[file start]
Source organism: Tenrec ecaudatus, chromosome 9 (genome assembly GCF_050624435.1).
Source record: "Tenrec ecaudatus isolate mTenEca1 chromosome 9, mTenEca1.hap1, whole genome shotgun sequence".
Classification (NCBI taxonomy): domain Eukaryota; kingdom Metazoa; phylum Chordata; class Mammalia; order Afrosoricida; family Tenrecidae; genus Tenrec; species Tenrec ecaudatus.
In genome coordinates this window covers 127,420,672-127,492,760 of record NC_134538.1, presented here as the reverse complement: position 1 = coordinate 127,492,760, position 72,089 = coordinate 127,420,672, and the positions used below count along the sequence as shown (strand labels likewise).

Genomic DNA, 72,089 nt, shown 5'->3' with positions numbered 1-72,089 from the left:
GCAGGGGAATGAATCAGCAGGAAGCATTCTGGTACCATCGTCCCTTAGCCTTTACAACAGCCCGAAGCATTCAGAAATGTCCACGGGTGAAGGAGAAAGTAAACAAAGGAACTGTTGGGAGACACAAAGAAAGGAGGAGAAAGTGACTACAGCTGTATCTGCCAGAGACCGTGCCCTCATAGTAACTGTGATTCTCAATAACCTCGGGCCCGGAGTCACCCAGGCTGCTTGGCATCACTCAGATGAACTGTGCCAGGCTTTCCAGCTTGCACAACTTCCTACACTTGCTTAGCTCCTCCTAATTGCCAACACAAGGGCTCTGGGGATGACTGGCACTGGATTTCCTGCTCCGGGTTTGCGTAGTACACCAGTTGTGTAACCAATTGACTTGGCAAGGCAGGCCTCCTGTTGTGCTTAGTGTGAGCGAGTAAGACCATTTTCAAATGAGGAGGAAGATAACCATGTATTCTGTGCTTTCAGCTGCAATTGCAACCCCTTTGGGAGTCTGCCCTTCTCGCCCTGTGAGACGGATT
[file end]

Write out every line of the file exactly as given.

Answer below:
Source organism: Tenrec ecaudatus, chromosome 9 (genome assembly GCF_050624435.1).
Source record: "Tenrec ecaudatus isolate mTenEca1 chromosome 9, mTenEca1.hap1, whole genome shotgun sequence".
Classification (NCBI taxonomy): domain Eukaryota; kingdom Metazoa; phylum Chordata; class Mammalia; order Afrosoricida; family Tenrecidae; genus Tenrec; species Tenrec ecaudatus.
In genome coordinates this window covers 127,420,672-127,492,760 of record NC_134538.1, presented here as the reverse complement: position 1 = coordinate 127,492,760, position 72,089 = coordinate 127,420,672, and the positions used below count along the sequence as shown (strand labels likewise).

Genomic DNA, 72,089 nt, shown 5'->3' with positions numbered 1-72,089 from the left:
GCAGGGGAATGAATCAGCAGGAAGCATTCTGGTACCATCGTCCCTTAGCCTTTACAACAGCCCGAAGCATTCAGAAATGTCCACGGGTGAAGGAGAAAGTAAACAAAGGAACTGTTGGGAGACACAAAGAAAGGAGGAGAAAGTGACTACAGCTGTATCTGCCAGAGACCGTGCCCTCATAGTAACTGTGATTCTCAATAACCTCGGGCCCGGAGTCACCCAGGCTGCTTGGCATCACTCAGATGAACTGTGCCAGGCTTTCCAGCTTGCACAACTTCCTACACTTGCTTAGCTCCTCCTAATTGCCAACACAAGGGCTCTGGGGATGACTGGCACTGGATTTCCTGCTCCGGGTTTGCGTAGTACACCAGTTGTGTAACCAATTGACTTGGCAAGGCAGGCCTCCTGTTGTGCTTAGTGTGAGCGAGTAAGACCATTTTCAAATGAGGAGGAAGATAACCATGTATTCTGTGCTTTCAGCTGCAATTGCAACCCCTTTGGGAGTCTGCCCTTCTCGCCCTGTGAGACGGATT